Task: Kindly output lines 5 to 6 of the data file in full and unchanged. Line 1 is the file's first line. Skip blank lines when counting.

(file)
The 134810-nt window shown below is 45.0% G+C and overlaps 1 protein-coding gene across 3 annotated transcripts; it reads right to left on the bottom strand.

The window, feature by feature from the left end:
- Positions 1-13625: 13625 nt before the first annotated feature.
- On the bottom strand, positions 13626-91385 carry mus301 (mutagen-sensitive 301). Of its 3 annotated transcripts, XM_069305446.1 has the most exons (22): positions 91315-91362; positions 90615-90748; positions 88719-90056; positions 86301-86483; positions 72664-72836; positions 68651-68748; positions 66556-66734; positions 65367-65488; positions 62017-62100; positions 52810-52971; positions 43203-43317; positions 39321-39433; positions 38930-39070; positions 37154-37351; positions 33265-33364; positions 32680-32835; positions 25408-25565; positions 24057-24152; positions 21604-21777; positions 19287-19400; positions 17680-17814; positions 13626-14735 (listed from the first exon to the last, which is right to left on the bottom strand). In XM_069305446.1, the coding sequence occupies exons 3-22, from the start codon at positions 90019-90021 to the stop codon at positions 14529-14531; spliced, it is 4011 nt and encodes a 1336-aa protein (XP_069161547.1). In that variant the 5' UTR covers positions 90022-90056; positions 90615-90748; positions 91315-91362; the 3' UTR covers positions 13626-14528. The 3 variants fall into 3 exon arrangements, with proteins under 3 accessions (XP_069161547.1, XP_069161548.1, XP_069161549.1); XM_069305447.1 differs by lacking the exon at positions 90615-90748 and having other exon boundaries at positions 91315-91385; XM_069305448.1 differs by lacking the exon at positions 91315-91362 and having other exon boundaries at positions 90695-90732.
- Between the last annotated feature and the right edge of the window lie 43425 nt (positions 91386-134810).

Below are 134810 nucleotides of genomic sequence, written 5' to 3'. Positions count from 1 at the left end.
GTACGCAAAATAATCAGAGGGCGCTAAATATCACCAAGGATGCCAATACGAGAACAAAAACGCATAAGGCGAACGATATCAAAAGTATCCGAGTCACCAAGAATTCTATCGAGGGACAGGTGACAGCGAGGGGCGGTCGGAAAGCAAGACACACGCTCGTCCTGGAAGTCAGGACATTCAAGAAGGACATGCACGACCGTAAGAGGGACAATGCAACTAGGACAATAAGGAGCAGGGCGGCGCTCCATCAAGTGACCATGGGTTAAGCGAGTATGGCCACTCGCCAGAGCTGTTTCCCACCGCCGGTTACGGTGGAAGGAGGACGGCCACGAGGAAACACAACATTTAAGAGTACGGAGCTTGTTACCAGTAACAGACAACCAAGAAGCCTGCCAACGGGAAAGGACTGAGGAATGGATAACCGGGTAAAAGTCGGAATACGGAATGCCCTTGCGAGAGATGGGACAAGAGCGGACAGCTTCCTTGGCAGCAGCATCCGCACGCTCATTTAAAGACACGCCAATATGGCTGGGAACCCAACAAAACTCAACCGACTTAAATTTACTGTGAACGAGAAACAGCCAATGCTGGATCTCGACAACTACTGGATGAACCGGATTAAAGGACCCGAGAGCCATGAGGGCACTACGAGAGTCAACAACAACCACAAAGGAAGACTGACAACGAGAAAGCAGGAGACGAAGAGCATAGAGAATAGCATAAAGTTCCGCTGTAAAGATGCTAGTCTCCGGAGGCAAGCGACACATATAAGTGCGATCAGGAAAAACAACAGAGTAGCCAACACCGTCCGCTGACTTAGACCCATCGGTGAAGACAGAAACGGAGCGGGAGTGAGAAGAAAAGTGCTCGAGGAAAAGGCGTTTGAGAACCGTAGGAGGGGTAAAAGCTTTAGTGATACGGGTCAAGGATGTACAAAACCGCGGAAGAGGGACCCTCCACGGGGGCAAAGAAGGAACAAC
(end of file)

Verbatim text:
- Between the last annotated feature and the right edge of the window lie 43425 nt (positions 91386-134810).

Below are 134810 nucleotides of genomic sequence, written 5' to 3'. Positions count from 1 at the left end.